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Gallery Text

Bauhaus artists and designers sought to revolutionize society by radically reshaping the environments in which people lived. The objects in this case, products of the school’s metal, pottery, and carpentry workshops, reflect innovative approaches to the design of everyday household items—from the minimalist rethinking of the ornate tea glasses of eastern Europe to the transformation of chess pieces into pure geometric form. The design of decorative art objects at the Bauhaus was as strongly informed by modern artistic theories as the paintings and sculpture produced there. The table lamp, for example, made in the metal workshop when the constructivist artist László Moholy-Nagy served as its director, explores the circular form in three dimensions: as a disk, cylinder, and sphere. Now considered an icon of Bauhaus design, in 1924 the lamp failed to achieve the Bauhaus goal of creating objects well suited for industrial production, due to its high fabrication cost. Relatively few Bauhaus objects were mass-produced, in fact, despite the school’s efforts to establish partnerships with industry. The objects’ extreme modernity and frequently high prices made them less appealing to the general public and relatively uncommon outside the homes of artists and intellectuals and the Bauhaus buildings.

Identification and Creation
Object Number
Wilhelm Wagenfeld, German (Bremen, Germany 1900 - 1990 Stuttgart, Germany)
Coffee and Tea Service: 5-Piece Set
Work Type
Persistent Link
Physical Descriptions
Brass with mercury silvered interiors and ebony fixtures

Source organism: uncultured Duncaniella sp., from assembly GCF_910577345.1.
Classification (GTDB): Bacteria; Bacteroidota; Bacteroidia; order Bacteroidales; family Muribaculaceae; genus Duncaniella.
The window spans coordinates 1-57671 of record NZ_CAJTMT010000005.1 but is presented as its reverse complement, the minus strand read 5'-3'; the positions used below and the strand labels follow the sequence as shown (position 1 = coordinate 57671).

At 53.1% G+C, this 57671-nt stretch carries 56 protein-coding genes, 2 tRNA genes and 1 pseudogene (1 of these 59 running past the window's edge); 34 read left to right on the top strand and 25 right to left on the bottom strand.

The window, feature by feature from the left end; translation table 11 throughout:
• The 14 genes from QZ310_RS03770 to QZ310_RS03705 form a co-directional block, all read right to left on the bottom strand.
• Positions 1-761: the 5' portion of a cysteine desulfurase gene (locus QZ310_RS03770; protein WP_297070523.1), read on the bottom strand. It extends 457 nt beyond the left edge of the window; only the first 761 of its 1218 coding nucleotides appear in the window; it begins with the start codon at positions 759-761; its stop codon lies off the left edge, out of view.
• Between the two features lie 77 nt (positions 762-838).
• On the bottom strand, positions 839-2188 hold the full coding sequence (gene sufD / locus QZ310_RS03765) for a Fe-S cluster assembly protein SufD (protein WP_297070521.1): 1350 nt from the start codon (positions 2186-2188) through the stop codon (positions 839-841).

teapot: 14.2 x 25.5 x 12.2 cm (5 9/16 x 10 1/16 x 4 13/16 in.)
hot water pitcher: 22.7 x 18.5 x 9 cm (8 15/16 x 7 5/16 x 3 9/16 in.)
sugar bowl: 7.4 x 11.8 x 8.8 cm (2 15/16 x 4 5/8 x 3 7/16 in.)
cream pitcher: 12.3 x 11.1 x 5.8 cm (4 13/16 x 4 3/8 x 2 5/16 in.)
tray: 1.5 x 38.5 x 25.9 cm (9/16 x 15 3/16 x 10 3/16 in.)
Technical Details

Chemical Composition: XRF analysis was undertaken on the tray (BR52.22), tea pot (BR52.23), hot water pitcher (BR52.24), sugar bowl (BR52.25) and cream pitcher (BR52.26). Both sides of the tray were found to have high levels of copper and zinc with trace lead, corresponding to a brass. The outside of the tea pot, hot water pitcher, sugar bowl and cream pitcher were composed of a very similar alloy. The inside of the lids of the tea pot and hot water pitcher had high levels of silver and mercury, indicating the use of mercury silvering to create a white metal surface. Some mercury was detected in a gray area on the side of the cream pitcher and reddish areas of the cream pitcher had a higher copper to zinc ratio than golden areas. The objects should be described as brass with mercury silvered interiors. Kathy Eremin, January 2013

Bauhaus Masters, gift; to Hanna Lindemann, gift; to the Busch-Reisinger Museum
Acquisition and Rights
Credit Line
Harvard Art Museums/Busch-Reisinger Museum, Gift of Hanna Lindemann
Accession Year
Object Number
Modern and Contemporary Art
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Exhibition History

From Werkbund to Bauhaus: Art and Design in Germany 1900-1934, Busch-Reisinger Museum, Cambridge, 05/12/1980 - 04/26/1980

32Q: 1520 Art in Germany Between the Wars (Interwar and Bauhaus), Harvard Art Museums, Cambridge, 11/16/2014 - 12/10/2018

The Bauhaus and Harvard, Harvard Art Museums, Cambridge, 02/08/2019 - 07/28/2019

Subjects and Contexts

The Bauhaus

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